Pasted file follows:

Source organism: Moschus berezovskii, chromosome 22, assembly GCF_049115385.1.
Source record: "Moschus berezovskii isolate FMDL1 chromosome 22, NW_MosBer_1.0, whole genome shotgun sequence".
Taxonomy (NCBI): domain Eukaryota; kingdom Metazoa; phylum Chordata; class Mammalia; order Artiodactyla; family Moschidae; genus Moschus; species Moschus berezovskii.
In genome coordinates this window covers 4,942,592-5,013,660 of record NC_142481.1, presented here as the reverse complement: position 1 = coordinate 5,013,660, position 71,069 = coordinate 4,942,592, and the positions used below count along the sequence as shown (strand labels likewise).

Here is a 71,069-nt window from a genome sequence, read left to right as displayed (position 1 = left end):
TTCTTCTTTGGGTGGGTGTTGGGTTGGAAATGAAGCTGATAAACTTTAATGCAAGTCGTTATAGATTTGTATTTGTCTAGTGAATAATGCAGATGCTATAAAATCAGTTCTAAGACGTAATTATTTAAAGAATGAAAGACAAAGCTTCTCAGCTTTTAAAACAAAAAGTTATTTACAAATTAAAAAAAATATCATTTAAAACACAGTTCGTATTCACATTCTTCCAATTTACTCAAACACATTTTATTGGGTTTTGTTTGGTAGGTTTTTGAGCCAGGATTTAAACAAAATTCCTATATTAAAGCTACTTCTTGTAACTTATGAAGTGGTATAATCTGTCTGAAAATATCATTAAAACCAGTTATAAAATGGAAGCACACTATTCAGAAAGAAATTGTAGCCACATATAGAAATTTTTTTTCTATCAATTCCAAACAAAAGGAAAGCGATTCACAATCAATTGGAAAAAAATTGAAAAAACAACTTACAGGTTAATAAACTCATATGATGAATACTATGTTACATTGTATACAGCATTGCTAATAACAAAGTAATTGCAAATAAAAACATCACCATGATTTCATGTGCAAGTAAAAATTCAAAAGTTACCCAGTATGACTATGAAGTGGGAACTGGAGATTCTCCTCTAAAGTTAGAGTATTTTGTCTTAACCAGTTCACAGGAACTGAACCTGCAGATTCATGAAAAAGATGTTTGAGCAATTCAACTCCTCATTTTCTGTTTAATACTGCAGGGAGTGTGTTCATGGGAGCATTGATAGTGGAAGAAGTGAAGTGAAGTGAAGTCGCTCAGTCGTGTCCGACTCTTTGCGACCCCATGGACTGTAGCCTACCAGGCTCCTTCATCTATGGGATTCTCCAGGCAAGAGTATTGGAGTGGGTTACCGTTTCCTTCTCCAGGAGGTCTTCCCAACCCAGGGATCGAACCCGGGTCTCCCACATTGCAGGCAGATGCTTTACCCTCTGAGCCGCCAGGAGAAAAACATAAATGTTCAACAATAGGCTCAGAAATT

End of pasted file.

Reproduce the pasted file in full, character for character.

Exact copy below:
Source organism: Moschus berezovskii, chromosome 22, assembly GCF_049115385.1.
Source record: "Moschus berezovskii isolate FMDL1 chromosome 22, NW_MosBer_1.0, whole genome shotgun sequence".
Taxonomy (NCBI): domain Eukaryota; kingdom Metazoa; phylum Chordata; class Mammalia; order Artiodactyla; family Moschidae; genus Moschus; species Moschus berezovskii.
In genome coordinates this window covers 4,942,592-5,013,660 of record NC_142481.1, presented here as the reverse complement: position 1 = coordinate 5,013,660, position 71,069 = coordinate 4,942,592, and the positions used below count along the sequence as shown (strand labels likewise).

Here is a 71,069-nt window from a genome sequence, read left to right as displayed (position 1 = left end):
TTCTTCTTTGGGTGGGTGTTGGGTTGGAAATGAAGCTGATAAACTTTAATGCAAGTCGTTATAGATTTGTATTTGTCTAGTGAATAATGCAGATGCTATAAAATCAGTTCTAAGACGTAATTATTTAAAGAATGAAAGACAAAGCTTCTCAGCTTTTAAAACAAAAAGTTATTTACAAATTAAAAAAAATATCATTTAAAACACAGTTCGTATTCACATTCTTCCAATTTACTCAAACACATTTTATTGGGTTTTGTTTGGTAGGTTTTTGAGCCAGGATTTAAACAAAATTCCTATATTAAAGCTACTTCTTGTAACTTATGAAGTGGTATAATCTGTCTGAAAATATCATTAAAACCAGTTATAAAATGGAAGCACACTATTCAGAAAGAAATTGTAGCCACATATAGAAATTTTTTTTCTATCAATTCCAAACAAAAGGAAAGCGATTCACAATCAATTGGAAAAAAATTGAAAAAACAACTTACAGGTTAATAAACTCATATGATGAATACTATGTTACATTGTATACAGCATTGCTAATAACAAAGTAATTGCAAATAAAAACATCACCATGATTTCATGTGCAAGTAAAAATTCAAAAGTTACCCAGTATGACTATGAAGTGGGAACTGGAGATTCTCCTCTAAAGTTAGAGTATTTTGTCTTAACCAGTTCACAGGAACTGAACCTGCAGATTCATGAAAAAGATGTTTGAGCAATTCAACTCCTCATTTTCTGTTTAATACTGCAGGGAGTGTGTTCATGGGAGCATTGATAGTGGAAGAAGTGAAGTGAAGTGAAGTCGCTCAGTCGTGTCCGACTCTTTGCGACCCCATGGACTGTAGCCTACCAGGCTCCTTCATCTATGGGATTCTCCAGGCAAGAGTATTGGAGTGGGTTACCGTTTCCTTCTCCAGGAGGTCTTCCCAACCCAGGGATCGAACCCGGGTCTCCCACATTGCAGGCAGATGCTTTACCCTCTGAGCCGCCAGGAGAAAAACATAAATGTTCAACAATAGGCTCAGAAATT